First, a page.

I want to be still and quiet and to listen to myself, but the world keeps pushing me outwards.
I see the cruelty of people and feel helpless with all this suffering in the world.

You get the idea. Such thoughts usually are not the most welcomed ones, are they. They are not pleasant, they are uncomfortable and they usually call for some sort of change. It’s easier to not listen to them.

We live in a world where most people have bullshit jobs that do not enrich them in any meaningful way. What those jobs do is they bring profit to a selected group at the top. Fake needs fanned by the consumption culture force us to stay at our meaningless jobs. We are hostages of a system that makes us pay the mortgage for most of our adult lives. We destroy our environment, bringing our planet to the verge of a total ecological destruction.

We are told how to pursue happiness (which became another commercial buzzword), yet we have every reason to be depressed. Maybe we should be. Maybe those, who are depressed are the sensitive ones who carry an important message about the state we all are in?Blocking out dark moods, difficult feelings, despair, outrage, sadness, loss, whether with meds or with a commercial version of meditation, make us poorer as human beings. Because only if we actually recognize what’s wrong and let ourselves get deeply touched by that, we will be able to act on it. The world epidemic of depression did not appear out of nowhere. We need to listen to what depression says, take it seriously and try to do something about it. The so-called “negative” emotions are an important inner mechanism signaling that something is wrong. There is a tendency to dismiss them, a constant pressure to be “positive”. But as fear helped our ancestors survive in the ancient savannas, triggering the life-saving fight or flight instinct, today we also need to hear our emotions out. If we numbourselves out, we not only cut ourselves off from the richness of our inner life, but we also turn away from what might be a powerful change agent. It requires courage, inner power and often support, to act on it, but I strongly believe that’s the best way to deal with depression.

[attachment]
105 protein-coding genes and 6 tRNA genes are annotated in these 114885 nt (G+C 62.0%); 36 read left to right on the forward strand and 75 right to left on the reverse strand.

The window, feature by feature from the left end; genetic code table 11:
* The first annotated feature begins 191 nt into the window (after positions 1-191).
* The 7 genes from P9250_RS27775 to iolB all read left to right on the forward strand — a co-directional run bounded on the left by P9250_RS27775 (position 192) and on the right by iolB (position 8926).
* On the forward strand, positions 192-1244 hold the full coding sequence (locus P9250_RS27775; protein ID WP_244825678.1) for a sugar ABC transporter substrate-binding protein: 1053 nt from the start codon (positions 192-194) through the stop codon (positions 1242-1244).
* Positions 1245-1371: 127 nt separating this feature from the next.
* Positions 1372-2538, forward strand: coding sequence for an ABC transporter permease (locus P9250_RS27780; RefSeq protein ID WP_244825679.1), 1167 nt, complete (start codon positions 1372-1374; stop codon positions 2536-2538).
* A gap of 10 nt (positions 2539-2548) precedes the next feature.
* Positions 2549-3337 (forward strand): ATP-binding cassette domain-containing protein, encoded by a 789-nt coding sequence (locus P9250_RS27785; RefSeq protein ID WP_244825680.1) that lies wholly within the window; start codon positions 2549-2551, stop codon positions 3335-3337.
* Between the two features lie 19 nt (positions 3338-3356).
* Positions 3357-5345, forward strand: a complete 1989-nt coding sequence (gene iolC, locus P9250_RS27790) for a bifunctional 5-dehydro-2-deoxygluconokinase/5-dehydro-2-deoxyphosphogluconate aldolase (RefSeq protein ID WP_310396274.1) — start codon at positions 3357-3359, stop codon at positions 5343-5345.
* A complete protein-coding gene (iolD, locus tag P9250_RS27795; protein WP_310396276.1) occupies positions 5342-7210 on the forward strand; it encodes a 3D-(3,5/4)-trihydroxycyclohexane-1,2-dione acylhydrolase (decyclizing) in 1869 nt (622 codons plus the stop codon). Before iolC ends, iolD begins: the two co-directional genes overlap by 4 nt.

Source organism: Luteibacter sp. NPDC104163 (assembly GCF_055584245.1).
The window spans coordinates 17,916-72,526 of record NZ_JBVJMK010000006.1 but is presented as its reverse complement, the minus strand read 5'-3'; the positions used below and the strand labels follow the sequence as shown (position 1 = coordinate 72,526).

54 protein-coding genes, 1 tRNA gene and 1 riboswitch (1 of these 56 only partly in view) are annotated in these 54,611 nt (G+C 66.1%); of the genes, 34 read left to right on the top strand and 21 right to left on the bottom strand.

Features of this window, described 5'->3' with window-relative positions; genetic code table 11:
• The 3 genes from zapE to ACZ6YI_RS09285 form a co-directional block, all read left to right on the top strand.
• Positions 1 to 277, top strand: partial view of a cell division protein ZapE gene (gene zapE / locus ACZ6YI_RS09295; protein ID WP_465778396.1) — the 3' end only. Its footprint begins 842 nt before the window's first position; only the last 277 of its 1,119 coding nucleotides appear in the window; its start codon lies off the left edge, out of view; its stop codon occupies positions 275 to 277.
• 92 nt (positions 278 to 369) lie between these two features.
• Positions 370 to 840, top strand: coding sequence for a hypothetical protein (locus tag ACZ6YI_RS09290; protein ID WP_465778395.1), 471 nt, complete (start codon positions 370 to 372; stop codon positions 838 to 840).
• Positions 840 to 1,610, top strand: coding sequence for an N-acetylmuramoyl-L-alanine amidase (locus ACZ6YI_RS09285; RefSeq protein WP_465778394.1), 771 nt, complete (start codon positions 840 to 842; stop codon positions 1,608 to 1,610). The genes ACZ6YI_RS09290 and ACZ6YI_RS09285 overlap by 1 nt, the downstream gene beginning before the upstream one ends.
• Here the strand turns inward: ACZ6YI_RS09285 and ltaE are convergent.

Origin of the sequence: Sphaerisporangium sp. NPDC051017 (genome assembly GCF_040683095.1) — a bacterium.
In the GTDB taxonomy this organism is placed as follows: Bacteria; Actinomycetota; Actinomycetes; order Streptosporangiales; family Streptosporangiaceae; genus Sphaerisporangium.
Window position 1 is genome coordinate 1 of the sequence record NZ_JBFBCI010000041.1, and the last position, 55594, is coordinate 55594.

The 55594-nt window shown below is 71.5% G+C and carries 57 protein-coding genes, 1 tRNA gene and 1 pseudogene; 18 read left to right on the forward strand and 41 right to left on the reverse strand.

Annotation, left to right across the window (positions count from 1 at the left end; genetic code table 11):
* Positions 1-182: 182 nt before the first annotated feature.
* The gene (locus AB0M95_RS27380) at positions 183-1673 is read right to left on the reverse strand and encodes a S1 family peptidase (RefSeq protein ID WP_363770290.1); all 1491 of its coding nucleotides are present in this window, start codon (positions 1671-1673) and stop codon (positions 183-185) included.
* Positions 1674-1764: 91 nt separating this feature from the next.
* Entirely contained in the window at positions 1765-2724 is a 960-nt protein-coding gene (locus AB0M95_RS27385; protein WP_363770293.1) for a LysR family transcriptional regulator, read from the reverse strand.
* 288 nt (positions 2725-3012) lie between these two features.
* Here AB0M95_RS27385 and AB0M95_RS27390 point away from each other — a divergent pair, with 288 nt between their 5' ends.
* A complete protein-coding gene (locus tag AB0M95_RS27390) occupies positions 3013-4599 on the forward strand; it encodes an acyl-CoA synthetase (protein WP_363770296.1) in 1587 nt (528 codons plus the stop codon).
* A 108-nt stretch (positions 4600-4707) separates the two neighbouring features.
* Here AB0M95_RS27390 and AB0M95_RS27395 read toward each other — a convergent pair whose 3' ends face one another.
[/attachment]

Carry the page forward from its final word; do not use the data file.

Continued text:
And why do “we” need your depression?

Because it is often not only about your personal situation (although the personal level cannot be underestimated) but also about the world’s situation. We need to stop considering psychotherapy and psychological suffering only in individualistic terms. The dark side of individualism is the growing human disconnection from nature, from each other and from the deeper meaning of life.

Of course, this is only one aspect of the issue. Depression, or any other symptom for that matter, should be considered on all levels — of the individual, the family system, social, economic and political contexts, historical background (inherited traumas) and environmental aspect (the emerging field of ecopsychology).
My main message, however, is this: depression is not just “faulty thinking” or “chemical imbalance”, it is a cry for change.

Joanna Boj

I am a psychologist and a psychotherapist with a knack for writing. And technology :) I work using process oriented psychology approach and share ideas and examples from my practice on this blog. If you would like to work with me (via Skype), please use the contact form.